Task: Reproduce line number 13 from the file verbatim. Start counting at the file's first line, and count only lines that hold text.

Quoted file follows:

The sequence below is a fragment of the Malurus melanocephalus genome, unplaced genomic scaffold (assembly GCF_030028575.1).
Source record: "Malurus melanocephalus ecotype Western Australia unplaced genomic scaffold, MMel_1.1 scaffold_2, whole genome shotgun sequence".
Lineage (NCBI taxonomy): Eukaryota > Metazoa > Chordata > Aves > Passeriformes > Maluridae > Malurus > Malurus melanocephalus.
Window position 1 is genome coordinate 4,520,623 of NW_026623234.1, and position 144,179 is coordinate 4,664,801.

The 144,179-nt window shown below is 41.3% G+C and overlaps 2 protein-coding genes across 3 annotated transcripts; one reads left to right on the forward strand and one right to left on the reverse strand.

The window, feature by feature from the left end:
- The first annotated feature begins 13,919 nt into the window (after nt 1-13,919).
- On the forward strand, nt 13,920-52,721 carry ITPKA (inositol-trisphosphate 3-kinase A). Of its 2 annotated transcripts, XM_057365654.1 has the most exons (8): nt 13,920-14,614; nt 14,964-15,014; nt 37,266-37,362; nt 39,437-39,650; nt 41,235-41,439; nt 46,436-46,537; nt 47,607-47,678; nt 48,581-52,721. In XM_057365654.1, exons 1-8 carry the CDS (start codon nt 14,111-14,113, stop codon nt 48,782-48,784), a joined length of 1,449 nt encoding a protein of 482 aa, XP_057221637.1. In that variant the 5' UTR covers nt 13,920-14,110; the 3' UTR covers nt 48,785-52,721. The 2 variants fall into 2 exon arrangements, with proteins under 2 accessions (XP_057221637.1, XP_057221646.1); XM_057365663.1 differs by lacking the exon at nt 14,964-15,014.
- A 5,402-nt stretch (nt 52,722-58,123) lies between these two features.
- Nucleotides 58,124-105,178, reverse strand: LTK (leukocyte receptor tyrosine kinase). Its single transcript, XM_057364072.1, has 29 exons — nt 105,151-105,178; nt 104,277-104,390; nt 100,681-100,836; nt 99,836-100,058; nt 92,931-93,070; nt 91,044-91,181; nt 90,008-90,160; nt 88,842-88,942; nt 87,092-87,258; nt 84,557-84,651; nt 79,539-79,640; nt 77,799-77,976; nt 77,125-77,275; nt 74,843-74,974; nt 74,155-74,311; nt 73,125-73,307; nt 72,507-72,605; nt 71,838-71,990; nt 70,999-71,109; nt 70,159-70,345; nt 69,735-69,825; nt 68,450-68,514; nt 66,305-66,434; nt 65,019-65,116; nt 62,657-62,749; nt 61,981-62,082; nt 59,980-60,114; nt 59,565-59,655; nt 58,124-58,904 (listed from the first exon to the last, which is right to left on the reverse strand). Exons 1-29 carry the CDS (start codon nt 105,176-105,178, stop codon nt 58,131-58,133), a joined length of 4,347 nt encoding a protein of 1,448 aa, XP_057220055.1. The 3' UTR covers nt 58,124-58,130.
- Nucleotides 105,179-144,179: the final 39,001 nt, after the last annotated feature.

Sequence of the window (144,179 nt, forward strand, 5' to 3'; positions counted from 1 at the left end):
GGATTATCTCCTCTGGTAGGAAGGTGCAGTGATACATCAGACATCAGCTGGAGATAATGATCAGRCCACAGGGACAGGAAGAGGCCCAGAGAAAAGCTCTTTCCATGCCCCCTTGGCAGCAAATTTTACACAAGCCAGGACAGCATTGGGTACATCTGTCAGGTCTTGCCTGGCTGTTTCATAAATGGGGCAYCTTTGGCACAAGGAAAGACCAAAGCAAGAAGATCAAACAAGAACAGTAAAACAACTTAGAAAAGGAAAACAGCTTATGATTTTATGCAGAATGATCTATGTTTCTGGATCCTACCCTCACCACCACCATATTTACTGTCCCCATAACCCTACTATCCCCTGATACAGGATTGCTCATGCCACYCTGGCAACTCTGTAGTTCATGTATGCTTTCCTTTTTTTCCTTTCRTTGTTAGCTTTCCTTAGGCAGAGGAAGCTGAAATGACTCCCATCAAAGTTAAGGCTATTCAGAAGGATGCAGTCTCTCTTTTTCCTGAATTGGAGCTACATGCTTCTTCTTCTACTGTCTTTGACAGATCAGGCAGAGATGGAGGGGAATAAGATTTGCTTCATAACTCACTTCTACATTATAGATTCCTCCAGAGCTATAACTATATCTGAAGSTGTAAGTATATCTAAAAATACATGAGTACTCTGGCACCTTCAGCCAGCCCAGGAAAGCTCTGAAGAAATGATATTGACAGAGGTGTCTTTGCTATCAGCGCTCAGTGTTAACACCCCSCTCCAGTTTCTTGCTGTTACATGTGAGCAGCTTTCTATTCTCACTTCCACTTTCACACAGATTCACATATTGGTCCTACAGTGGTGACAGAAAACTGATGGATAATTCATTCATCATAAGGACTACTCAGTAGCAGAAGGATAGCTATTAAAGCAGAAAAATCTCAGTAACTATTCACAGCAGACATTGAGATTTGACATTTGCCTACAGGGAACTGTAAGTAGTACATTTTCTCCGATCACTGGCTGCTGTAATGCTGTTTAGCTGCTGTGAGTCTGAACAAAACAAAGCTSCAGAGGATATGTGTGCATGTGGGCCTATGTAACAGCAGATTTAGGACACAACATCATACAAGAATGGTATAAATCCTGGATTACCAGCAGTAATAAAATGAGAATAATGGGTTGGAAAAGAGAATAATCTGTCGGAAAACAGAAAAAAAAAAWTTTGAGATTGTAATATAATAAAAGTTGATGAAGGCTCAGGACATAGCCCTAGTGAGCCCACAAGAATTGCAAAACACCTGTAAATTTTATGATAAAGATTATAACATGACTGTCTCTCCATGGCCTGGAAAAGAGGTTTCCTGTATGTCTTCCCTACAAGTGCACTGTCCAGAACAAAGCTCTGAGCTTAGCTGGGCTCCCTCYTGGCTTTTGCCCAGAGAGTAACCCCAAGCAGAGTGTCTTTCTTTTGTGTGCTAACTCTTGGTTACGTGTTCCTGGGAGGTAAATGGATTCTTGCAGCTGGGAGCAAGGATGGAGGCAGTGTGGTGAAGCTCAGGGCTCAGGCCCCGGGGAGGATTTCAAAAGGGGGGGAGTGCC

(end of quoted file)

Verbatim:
GGATTATCTCCTCTGGTAGGAAGGTGCAGTGATACATCAGACATCAGCTGGAGATAATGATCAGRCCACAGGGACAGGAAGAGGCCCAGAGAAAAGCTCTTTCCATGCCCCCTTGGCAGCAAATTTTACACAAGCCAGGACAGCATTGGGTACATCTGTCAGGTCTTGCCTGGCTGTTTCATAAATGGGGCAYCTTTGGCACAAGGAAAGACCAAAGCAAGAAGATCAAACAAGAACAGTAAAACAACTTAGAAAAGGAAAACAGCTTATGATTTTATGCAGAATGATCTATGTTTCTGGATCCTACCCTCACCACCACCATATTTACTGTCCCCATAACCCTACTATCCCCTGATACAGGATTGCTCATGCCACYCTGGCAACTCTGTAGTTCATGTATGCTTTCCTTTTTTTCCTTTCRTTGTTAGCTTTCCTTAGGCAGAGGAAGCTGAAATGACTCCCATCAAAGTTAAGGCTATTCAGAAGGATGCAGTCTCTCTTTTTCCTGAATTGGAGCTACATGCTTCTTCTTCTACTGTCTTTGACAGATCAGGCAGAGATGGAGGGGAATAAGATTTGCTTCATAACTCACTTCTACATTATAGATTCCTCCAGAGCTATAACTATATCTGAAGSTGTAAGTATATCTAAAAATACATGAGTACTCTGGCACCTTCAGCCAGCCCAGGAAAGCTCTGAAGAAATGATATTGACAGAGGTGTCTTTGCTATCAGCGCTCAGTGTTAACACCCCSCTCCAGTTTCTTGCTGTTACATGTGAGCAGCTTTCTATTCTCACTTCCACTTTCACACAGATTCACATATTGGTCCTACAGTGGTGACAGAAAACTGATGGATAATTCATTCATCATAAGGACTACTCAGTAGCAGAAGGATAGCTATTAAAGCAGAAAAATCTCAGTAACTATTCACAGCAGACATTGAGATTTGACATTTGCCTACAGGGAACTGTAAGTAGTACATTTTCTCCGATCACTGGCTGCTGTAATGCTGTTTAGCTGCTGTGAGTCTGAACAAAACAAAGCTSCAGAGGATATGTGTGCATGTGGGCCTATGTAACAGCAGATTTAGGACACAACATCATACAAGAATGGTATAAATCCTGGATTACCAGCAGTAATAAAATGAGAATAATGGGTTGGAAAAGAGAATAATCTGTCGGAAAACAGAAAAAAAAAAWTTTGAGATTGTAATATAATAAAAGTTGATGAAGGCTCAGGACATAGCCCTAGTGAGCCCACAAGAATTGCAAAACACCTGTAAATTTTATGATAAAGATTATAACATGACTGTCTCTCCATGGCCTGGAAAAGAGGTTTCCTGTATGTCTTCCCTACAAGTGCACTGTCCAGAACAAAGCTCTGAGCTTAGCTGGGCTCCCTCYTGGCTTTTGCCCAGAGAGTAACCCCAAGCAGAGTGTCTTTCTTTTGTGTGCTAACTCTTGGTTACGTGTTCCTGGGAGGTAAATGGATTCTTGCAGCTGGGAGCAAGGATGGAGGCAGTGTGGTGAAGCTCAGGGCTCAGGCCCCGGGGAGGATTTCAAAAGGGGGGGAGTGCC